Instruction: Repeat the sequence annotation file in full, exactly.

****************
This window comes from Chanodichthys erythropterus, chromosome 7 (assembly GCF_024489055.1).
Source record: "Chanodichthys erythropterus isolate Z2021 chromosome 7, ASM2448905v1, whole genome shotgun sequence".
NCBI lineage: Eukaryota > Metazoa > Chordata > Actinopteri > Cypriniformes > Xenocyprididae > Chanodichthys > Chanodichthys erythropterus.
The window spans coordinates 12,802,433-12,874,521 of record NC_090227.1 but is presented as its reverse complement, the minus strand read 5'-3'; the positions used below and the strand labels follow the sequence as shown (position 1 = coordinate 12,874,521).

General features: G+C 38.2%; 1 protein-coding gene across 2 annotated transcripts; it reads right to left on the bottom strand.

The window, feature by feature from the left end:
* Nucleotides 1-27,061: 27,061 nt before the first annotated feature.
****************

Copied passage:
This window comes from Chanodichthys erythropterus, chromosome 7 (assembly GCF_024489055.1).
Source record: "Chanodichthys erythropterus isolate Z2021 chromosome 7, ASM2448905v1, whole genome shotgun sequence".
NCBI lineage: Eukaryota > Metazoa > Chordata > Actinopteri > Cypriniformes > Xenocyprididae > Chanodichthys > Chanodichthys erythropterus.
The window spans coordinates 12,802,433-12,874,521 of record NC_090227.1 but is presented as its reverse complement, the minus strand read 5'-3'; the positions used below and the strand labels follow the sequence as shown (position 1 = coordinate 12,874,521).

General features: G+C 38.2%; 1 protein-coding gene across 2 annotated transcripts; it reads right to left on the bottom strand.

The window, feature by feature from the left end:
* Nucleotides 1-27,061: 27,061 nt before the first annotated feature.